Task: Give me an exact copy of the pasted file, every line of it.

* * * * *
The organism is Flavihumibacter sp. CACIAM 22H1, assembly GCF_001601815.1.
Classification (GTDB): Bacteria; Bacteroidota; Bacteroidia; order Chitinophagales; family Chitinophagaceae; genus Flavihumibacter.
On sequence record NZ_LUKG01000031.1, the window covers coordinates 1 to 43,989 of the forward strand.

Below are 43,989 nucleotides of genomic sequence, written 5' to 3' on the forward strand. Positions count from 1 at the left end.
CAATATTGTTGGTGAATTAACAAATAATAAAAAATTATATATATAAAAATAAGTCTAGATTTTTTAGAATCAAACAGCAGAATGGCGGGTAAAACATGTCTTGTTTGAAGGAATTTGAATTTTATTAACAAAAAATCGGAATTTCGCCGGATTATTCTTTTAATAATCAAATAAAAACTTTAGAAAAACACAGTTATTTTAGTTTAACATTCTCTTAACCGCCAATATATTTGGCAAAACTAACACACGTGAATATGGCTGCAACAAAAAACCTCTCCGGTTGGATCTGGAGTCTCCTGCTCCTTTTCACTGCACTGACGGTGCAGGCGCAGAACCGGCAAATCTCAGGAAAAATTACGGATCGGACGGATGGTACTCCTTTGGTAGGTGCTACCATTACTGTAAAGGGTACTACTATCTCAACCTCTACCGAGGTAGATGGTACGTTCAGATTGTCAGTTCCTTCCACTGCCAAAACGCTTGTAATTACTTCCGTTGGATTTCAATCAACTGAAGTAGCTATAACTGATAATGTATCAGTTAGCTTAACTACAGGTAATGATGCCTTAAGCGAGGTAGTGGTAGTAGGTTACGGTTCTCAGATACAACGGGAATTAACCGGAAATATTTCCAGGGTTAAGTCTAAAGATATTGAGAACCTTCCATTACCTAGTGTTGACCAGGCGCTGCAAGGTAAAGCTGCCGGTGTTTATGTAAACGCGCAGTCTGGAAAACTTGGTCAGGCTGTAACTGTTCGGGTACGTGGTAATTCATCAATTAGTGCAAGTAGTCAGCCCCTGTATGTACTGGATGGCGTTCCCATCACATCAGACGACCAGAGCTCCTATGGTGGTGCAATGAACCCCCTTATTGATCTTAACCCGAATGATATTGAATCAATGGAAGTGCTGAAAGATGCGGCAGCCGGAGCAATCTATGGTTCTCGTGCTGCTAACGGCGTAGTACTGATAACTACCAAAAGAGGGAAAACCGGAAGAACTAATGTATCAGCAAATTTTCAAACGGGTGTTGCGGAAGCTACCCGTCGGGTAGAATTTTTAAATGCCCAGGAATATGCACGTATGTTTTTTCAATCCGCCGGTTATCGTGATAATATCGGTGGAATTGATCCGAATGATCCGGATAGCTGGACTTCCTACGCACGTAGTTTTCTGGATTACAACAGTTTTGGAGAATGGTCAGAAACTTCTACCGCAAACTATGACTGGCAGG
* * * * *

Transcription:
The organism is Flavihumibacter sp. CACIAM 22H1, assembly GCF_001601815.1.
Classification (GTDB): Bacteria; Bacteroidota; Bacteroidia; order Chitinophagales; family Chitinophagaceae; genus Flavihumibacter.
On sequence record NZ_LUKG01000031.1, the window covers coordinates 1 to 43,989 of the forward strand.

Below are 43,989 nucleotides of genomic sequence, written 5' to 3' on the forward strand. Positions count from 1 at the left end.
CAATATTGTTGGTGAATTAACAAATAATAAAAAATTATATATATAAAAATAAGTCTAGATTTTTTAGAATCAAACAGCAGAATGGCGGGTAAAACATGTCTTGTTTGAAGGAATTTGAATTTTATTAACAAAAAATCGGAATTTCGCCGGATTATTCTTTTAATAATCAAATAAAAACTTTAGAAAAACACAGTTATTTTAGTTTAACATTCTCTTAACCGCCAATATATTTGGCAAAACTAACACACGTGAATATGGCTGCAACAAAAAACCTCTCCGGTTGGATCTGGAGTCTCCTGCTCCTTTTCACTGCACTGACGGTGCAGGCGCAGAACCGGCAAATCTCAGGAAAAATTACGGATCGGACGGATGGTACTCCTTTGGTAGGTGCTACCATTACTGTAAAGGGTACTACTATCTCAACCTCTACCGAGGTAGATGGTACGTTCAGATTGTCAGTTCCTTCCACTGCCAAAACGCTTGTAATTACTTCCGTTGGATTTCAATCAACTGAAGTAGCTATAACTGATAATGTATCAGTTAGCTTAACTACAGGTAATGATGCCTTAAGCGAGGTAGTGGTAGTAGGTTACGGTTCTCAGATACAACGGGAATTAACCGGAAATATTTCCAGGGTTAAGTCTAAAGATATTGAGAACCTTCCATTACCTAGTGTTGACCAGGCGCTGCAAGGTAAAGCTGCCGGTGTTTATGTAAACGCGCAGTCTGGAAAACTTGGTCAGGCTGTAACTGTTCGGGTACGTGGTAATTCATCAATTAGTGCAAGTAGTCAGCCCCTGTATGTACTGGATGGCGTTCCCATCACATCAGACGACCAGAGCTCCTATGGTGGTGCAATGAACCCCCTTATTGATCTTAACCCGAATGATATTGAATCAATGGAAGTGCTGAAAGATGCGGCAGCCGGAGCAATCTATGGTTCTCGTGCTGCTAACGGCGTAGTACTGATAACTACCAAAAGAGGGAAAACCGGAAGAACTAATGTATCAGCAAATTTTCAAACGGGTGTTGCGGAAGCTACCCGTCGGGTAGAATTTTTAAATGCCCAGGAATATGCACGTATGTTTTTTCAATCCGCCGGTTATCGTGATAATATCGGTGGAATTGATCCGAATGATCCGGATAGCTGGACTTCCTACGCACGTAGTTTTCTGGATTACAACAGTTTTGGAGAATGGTCAGAAACTTCTACCGCAAACTATGACTGGCAGG